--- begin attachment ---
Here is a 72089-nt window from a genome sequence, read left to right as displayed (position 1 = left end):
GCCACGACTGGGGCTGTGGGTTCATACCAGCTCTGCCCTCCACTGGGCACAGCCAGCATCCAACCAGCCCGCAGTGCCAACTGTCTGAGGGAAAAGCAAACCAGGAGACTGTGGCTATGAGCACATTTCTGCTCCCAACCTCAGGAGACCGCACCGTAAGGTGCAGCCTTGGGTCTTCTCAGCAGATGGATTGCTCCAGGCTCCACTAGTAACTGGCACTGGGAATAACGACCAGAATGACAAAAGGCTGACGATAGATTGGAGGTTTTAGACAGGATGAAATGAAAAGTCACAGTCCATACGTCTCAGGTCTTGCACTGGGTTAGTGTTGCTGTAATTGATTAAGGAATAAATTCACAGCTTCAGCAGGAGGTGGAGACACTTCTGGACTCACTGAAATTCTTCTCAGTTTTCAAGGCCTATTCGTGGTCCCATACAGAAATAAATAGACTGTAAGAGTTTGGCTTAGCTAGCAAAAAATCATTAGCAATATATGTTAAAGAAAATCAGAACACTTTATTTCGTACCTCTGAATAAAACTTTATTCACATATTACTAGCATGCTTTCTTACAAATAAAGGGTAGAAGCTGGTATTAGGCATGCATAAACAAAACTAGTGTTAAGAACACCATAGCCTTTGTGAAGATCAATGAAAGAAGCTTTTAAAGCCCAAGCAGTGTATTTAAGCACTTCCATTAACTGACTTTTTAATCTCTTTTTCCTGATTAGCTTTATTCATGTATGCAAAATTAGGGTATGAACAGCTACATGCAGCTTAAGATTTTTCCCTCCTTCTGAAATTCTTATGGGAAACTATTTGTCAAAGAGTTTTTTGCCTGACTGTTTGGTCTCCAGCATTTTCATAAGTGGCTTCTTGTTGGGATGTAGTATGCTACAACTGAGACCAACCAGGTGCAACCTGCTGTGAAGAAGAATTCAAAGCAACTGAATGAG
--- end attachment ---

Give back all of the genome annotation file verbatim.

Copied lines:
Here is a 72089-nt window from a genome sequence, read left to right as displayed (position 1 = left end):
GCCACGACTGGGGCTGTGGGTTCATACCAGCTCTGCCCTCCACTGGGCACAGCCAGCATCCAACCAGCCCGCAGTGCCAACTGTCTGAGGGAAAAGCAAACCAGGAGACTGTGGCTATGAGCACATTTCTGCTCCCAACCTCAGGAGACCGCACCGTAAGGTGCAGCCTTGGGTCTTCTCAGCAGATGGATTGCTCCAGGCTCCACTAGTAACTGGCACTGGGAATAACGACCAGAATGACAAAAGGCTGACGATAGATTGGAGGTTTTAGACAGGATGAAATGAAAAGTCACAGTCCATACGTCTCAGGTCTTGCACTGGGTTAGTGTTGCTGTAATTGATTAAGGAATAAATTCACAGCTTCAGCAGGAGGTGGAGACACTTCTGGACTCACTGAAATTCTTCTCAGTTTTCAAGGCCTATTCGTGGTCCCATACAGAAATAAATAGACTGTAAGAGTTTGGCTTAGCTAGCAAAAAATCATTAGCAATATATGTTAAAGAAAATCAGAACACTTTATTTCGTACCTCTGAATAAAACTTTATTCACATATTACTAGCATGCTTTCTTACAAATAAAGGGTAGAAGCTGGTATTAGGCATGCATAAACAAAACTAGTGTTAAGAACACCATAGCCTTTGTGAAGATCAATGAAAGAAGCTTTTAAAGCCCAAGCAGTGTATTTAAGCACTTCCATTAACTGACTTTTTAATCTCTTTTTCCTGATTAGCTTTATTCATGTATGCAAAATTAGGGTATGAACAGCTACATGCAGCTTAAGATTTTTCCCTCCTTCTGAAATTCTTATGGGAAACTATTTGTCAAAGAGTTTTTTGCCTGACTGTTTGGTCTCCAGCATTTTCATAAGTGGCTTCTTGTTGGGATGTAGTATGCTACAACTGAGACCAACCAGGTGCAACCTGCTGTGAAGAAGAATTCAAAGCAACTGAATGAG